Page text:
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Craig recommends… Here’s my latest Museum of London review. You can learn more about the city’s history at the Museum of London in Docklands. You can see drawings and paintings of historical London in the Guildhall Art Gallery and Bank of England Museum.
The exhibition begins with London Before London, which explores the geography and landscape of the area before London was even there.
It examines some of the earliest dwellings and archaeological finds that have been discovered along the Thames, including a collection of offerings, bronze tools and iron swords that were thrown into the water to please the gods.
The second gallery covers the history of Roman Londinium, which originally grew up around 50 AD as a means to link Colchester with the rest of the country.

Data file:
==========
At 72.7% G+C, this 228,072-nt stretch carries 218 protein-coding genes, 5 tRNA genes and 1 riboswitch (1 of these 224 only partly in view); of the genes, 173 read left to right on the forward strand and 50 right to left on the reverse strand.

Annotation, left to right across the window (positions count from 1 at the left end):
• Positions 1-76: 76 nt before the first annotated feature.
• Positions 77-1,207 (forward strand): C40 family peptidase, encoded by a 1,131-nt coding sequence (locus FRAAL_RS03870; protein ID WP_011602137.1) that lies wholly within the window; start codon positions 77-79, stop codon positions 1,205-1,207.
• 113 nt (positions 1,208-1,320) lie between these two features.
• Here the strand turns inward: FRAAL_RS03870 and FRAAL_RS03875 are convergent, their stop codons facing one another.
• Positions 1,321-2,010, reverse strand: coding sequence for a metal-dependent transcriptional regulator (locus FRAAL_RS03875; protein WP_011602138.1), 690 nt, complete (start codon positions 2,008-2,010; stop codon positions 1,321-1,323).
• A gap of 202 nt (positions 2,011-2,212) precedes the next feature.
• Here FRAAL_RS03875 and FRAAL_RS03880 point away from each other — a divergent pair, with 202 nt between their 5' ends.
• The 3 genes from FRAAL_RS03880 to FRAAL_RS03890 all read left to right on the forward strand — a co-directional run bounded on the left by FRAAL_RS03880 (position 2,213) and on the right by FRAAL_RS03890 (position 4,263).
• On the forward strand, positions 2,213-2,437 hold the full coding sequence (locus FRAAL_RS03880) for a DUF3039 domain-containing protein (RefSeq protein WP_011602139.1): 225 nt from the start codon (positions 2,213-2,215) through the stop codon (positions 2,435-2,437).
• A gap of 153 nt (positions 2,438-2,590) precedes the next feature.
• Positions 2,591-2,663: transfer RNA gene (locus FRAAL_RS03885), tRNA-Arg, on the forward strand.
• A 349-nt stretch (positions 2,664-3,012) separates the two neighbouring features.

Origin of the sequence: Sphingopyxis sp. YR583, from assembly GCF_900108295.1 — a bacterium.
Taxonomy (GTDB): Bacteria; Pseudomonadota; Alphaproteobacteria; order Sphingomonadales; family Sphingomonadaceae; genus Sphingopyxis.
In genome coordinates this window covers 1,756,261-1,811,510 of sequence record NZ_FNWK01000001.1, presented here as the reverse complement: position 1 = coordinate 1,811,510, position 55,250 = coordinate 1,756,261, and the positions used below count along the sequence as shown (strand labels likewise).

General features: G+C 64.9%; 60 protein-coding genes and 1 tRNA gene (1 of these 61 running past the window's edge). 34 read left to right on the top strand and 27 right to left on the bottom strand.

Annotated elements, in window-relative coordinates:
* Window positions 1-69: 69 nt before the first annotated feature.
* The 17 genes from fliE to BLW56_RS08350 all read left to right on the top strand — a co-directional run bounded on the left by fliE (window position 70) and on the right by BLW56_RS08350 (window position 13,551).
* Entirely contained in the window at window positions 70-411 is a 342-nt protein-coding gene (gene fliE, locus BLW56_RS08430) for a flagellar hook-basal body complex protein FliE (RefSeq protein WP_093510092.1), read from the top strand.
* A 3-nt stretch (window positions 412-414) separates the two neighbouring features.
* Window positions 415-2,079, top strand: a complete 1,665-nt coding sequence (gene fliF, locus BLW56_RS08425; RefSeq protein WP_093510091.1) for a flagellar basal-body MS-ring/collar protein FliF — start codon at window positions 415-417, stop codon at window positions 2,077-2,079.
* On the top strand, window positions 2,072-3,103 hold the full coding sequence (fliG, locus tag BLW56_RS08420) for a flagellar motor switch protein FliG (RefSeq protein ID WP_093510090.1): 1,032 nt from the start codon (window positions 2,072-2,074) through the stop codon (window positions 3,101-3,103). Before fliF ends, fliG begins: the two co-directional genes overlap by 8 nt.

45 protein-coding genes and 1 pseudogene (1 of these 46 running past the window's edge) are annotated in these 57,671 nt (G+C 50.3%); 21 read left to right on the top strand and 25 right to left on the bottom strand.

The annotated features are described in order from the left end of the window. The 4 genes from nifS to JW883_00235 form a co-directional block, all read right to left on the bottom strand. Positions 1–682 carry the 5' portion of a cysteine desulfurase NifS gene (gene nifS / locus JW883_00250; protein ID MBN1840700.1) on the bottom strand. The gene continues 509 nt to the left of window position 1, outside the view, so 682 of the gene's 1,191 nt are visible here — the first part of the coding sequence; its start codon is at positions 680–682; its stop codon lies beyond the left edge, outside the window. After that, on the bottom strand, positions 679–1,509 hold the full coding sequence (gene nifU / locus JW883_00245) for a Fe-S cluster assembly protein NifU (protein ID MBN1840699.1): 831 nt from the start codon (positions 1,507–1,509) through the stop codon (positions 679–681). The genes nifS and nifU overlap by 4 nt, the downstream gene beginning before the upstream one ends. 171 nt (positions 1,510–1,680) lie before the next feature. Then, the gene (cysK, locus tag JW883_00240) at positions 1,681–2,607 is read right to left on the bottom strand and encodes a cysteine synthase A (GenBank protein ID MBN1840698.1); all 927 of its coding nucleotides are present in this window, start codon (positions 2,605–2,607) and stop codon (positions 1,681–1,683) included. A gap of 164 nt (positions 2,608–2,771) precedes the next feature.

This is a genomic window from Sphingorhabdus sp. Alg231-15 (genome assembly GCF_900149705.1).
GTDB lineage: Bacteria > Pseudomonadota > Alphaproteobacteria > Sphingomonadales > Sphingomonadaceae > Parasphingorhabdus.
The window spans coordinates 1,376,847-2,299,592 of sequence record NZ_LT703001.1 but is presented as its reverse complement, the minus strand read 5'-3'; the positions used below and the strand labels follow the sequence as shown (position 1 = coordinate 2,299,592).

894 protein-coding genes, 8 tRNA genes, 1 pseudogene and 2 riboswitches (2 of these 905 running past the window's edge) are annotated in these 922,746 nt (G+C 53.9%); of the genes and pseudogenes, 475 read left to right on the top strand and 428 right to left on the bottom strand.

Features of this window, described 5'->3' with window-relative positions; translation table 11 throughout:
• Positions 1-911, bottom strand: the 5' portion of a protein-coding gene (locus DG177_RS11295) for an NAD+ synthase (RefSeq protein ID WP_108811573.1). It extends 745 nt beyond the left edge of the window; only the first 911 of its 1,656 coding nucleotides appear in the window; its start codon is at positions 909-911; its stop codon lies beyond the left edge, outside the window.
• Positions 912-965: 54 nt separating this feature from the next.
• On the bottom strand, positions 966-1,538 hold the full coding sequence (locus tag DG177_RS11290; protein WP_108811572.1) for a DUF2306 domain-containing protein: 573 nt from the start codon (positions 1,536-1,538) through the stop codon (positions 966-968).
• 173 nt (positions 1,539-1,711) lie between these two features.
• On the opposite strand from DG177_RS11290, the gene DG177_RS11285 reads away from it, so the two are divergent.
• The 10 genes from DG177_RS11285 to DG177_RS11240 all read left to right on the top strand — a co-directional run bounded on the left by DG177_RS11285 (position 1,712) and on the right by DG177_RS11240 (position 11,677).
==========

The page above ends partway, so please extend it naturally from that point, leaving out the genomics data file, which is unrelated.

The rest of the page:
There are lots of Roman finds on display including some silver coins and tablets, lots of pottery and amphora, and a 4th-century coffin of a young Roman lady.
You can also see remnants of the Temple of Mithras, which was dug up in Walbrook and moved to the Museum of London.
This gallery spans the years 4-1500 AD – a stretch of time that covers the Viking raids, the Norman Conquest, the Black Death, and the medieval wars with Scotland.
London was a thriving city by this time, and boasted early versions of Westminster Abbey, Old St. Paul’s and an inhabited London Bridge.
The Tudor and Stuart gallery covers a rich period of history from Henry VIII to the Great Fire of London in 1666.
You will see the devastation wrought by Henry VIII during the Dissolution of the Monasteries, the religious terror inflicted by Bloody Mary, and learn about Charles I’s titanic battle with Parliament during the English Civil War.
You will also see some early drawings of London’s skyline, early street maps, and a reconstruction of the Rose Theatre (a contemporary of William Shakespeare’s Globe).